Lyons land use plan
A map shows future land uses as adopted in January 2023 as part of the “Lyons Thrive” comprehensive plan. Courtesy town of Lyons.

Town officials and business groups wanted to dedicate up to seven acres of the 26-acre Bohn Park to the Boulder County Housing Authority, which then would lease the land for 99 years and build a 66-unit housing project. However, voters in March 2015 rejected the plan on a 614-498 vote.

Town trustees had presented the plan as a way to make up for the loss of more than 200 homes to the Sept. 11-14, 2013, deluge and flood that devastated the Boulder County town at the base of the foothills. Opponents contended that other options than developing more than a quarter of the town’s main park weren’t adequately being considered.

Three months later, the town board found a way to chip away at the housing deficit, approving construction of six permanently affordable housing units at 304 Second Ave. The construction by Habitat for Humanity of the St. Vrain Valley, on the vacant site of Valley Bank and Trust, marked the first replacement residences to be built since the flood.

The town had better success at the polls in 2018, when Lyons voters approved a $2-per-night lodging-tax increase to cover the impacts of tourist traffic on town streets and municipal services. 

Those proceeds didn’t prove adequate, however, so in November 2022 voters resoundingly approved raising the lodging tax to a minimum of 5% per night, and allowing the Board of Trustees to raise the levy up to 8% by resolution. Officials estimated the tax increase would generate an additional $135,000 in its first fiscal year to address visitor impacts and fund community projects and capital improvements as determined by the board.

Restoring the flow of tourist traffic was especially vital because of the town’s major money makers, the annual music festivals such as RockyGrass and Rocky Mountain Folks Festival that are held at the Planet Bluegrass ranch on the west edge of town. 

Lyons Bluegrass 1
Crowds listen to performers at Planet Bluegrass, on the west edge of Lyons. Dallas Heltzell/BizWest

The raging North St. Vrain Creek cut a destructive swath through that property in September 2013 as well. One of the offices floated down the river and disappeared, while a kitchen-sized refrigerator from that office ended up in front of the Stone Cup coffee shop and the office’s roof landed on Planet Bluegrass owner Craig Ferguson’s overturned car.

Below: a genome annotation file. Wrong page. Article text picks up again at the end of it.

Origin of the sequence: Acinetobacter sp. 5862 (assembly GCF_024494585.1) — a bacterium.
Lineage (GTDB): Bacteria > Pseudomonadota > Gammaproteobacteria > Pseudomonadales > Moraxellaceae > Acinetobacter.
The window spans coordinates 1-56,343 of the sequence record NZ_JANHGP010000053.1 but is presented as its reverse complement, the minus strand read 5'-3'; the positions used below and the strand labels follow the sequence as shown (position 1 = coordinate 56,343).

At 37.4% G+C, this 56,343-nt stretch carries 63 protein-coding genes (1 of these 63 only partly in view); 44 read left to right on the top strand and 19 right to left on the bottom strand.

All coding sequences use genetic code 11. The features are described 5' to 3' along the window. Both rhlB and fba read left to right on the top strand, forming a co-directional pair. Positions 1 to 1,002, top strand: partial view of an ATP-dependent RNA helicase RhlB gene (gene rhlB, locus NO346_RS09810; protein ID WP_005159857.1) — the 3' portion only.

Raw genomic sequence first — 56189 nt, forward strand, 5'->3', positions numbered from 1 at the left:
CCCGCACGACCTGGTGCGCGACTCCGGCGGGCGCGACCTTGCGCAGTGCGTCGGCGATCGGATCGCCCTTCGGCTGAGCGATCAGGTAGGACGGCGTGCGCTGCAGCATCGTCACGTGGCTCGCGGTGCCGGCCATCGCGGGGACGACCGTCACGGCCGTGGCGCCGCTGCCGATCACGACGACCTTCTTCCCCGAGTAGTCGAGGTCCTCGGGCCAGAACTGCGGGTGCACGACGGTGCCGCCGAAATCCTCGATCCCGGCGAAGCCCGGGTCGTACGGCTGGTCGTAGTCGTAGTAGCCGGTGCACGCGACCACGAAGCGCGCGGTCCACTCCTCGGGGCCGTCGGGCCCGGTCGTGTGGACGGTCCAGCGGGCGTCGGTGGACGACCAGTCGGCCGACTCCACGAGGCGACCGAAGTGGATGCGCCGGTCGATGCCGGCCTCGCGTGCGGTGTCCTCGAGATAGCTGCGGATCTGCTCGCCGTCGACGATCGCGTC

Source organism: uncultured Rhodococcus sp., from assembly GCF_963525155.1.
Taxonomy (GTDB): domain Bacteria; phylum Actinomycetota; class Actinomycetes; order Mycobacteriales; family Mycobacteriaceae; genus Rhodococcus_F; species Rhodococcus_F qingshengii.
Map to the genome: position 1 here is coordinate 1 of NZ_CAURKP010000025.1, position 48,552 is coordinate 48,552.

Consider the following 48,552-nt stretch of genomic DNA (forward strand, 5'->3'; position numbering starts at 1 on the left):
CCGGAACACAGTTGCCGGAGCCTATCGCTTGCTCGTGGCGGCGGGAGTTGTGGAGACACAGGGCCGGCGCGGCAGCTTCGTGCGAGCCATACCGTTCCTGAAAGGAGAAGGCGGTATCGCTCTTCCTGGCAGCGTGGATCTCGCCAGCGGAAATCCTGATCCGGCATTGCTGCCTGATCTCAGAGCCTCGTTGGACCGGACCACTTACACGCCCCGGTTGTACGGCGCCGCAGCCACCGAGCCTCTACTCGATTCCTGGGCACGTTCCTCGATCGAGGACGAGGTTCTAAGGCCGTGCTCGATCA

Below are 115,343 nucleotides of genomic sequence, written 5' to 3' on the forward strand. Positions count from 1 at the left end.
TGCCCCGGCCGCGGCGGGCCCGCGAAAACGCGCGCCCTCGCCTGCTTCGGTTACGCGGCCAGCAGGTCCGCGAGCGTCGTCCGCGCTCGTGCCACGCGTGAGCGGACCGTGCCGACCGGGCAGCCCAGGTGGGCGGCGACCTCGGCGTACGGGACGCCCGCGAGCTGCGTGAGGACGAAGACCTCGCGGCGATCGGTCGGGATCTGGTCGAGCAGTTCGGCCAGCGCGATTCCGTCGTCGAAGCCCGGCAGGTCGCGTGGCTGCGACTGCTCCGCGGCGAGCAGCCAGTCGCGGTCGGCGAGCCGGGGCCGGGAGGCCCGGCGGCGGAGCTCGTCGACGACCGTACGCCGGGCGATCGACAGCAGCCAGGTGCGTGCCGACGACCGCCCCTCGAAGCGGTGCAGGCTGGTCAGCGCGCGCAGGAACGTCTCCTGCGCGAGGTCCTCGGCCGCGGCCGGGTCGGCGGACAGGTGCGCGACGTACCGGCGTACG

That kind of destruction meant the St. Vrain River itself needed some love as well.

A 2014 report from the nonprofit Washington, D.C.-based Urban Land Institute studied ways that Larimer County communities could better prepare for natural disasters, but its findings had relevance for Lyons as well. Chris Carlson, a Loveland civil engineer, was credited in the report for one of its core messages.

“The typical approach to flood mitigation is that you have to build everything harder, stronger, straighten the river, build levees, keep the river from getting out of its banks,” Carlson said. “Sooner or later, you’re going to get a storm that’s going to topple all of that. In New Orleans, it was Katrina. For us, it is what we saw in 2013.”

Carlson’s alternative was simple: “Let rivers be rivers. Work with the forces of nature, rather than against them.”

That was the emphasis of Gary Wockner’s Save the Colorado organization, affiliated with those who have worked to preserve the flow of the Cache la Poudre River through Fort Collins. Wockner’s group met with Lyons officials over two years to help craft a resolution the town passed on Nov. 20: “The Town Board resolves that the St. Vrain Creek watersheds, including the plants, animals, and associated ecosystems, should be considered in all decisions that could impact them. The Town Board recognizes that the St. Vrain Creeks should possess, at minimum, the following fundamental conditions: a flow sufficient in quantity to support and maintain ecosystem health; a functioning channel and floodplain riverine ecosystem, including horizontal and longitudinal connectivity, areas for infiltration of precipitation and groundwater recharge, moving and depositing sediments, and the natural habitats for native plants and animals; that the watersheds feed and be fed by rainfall, snowmelt, and aquifers; that biodiversity is maintained; and that the predominantly free-flowing nature of the South St. Vrain Creek is maintained.”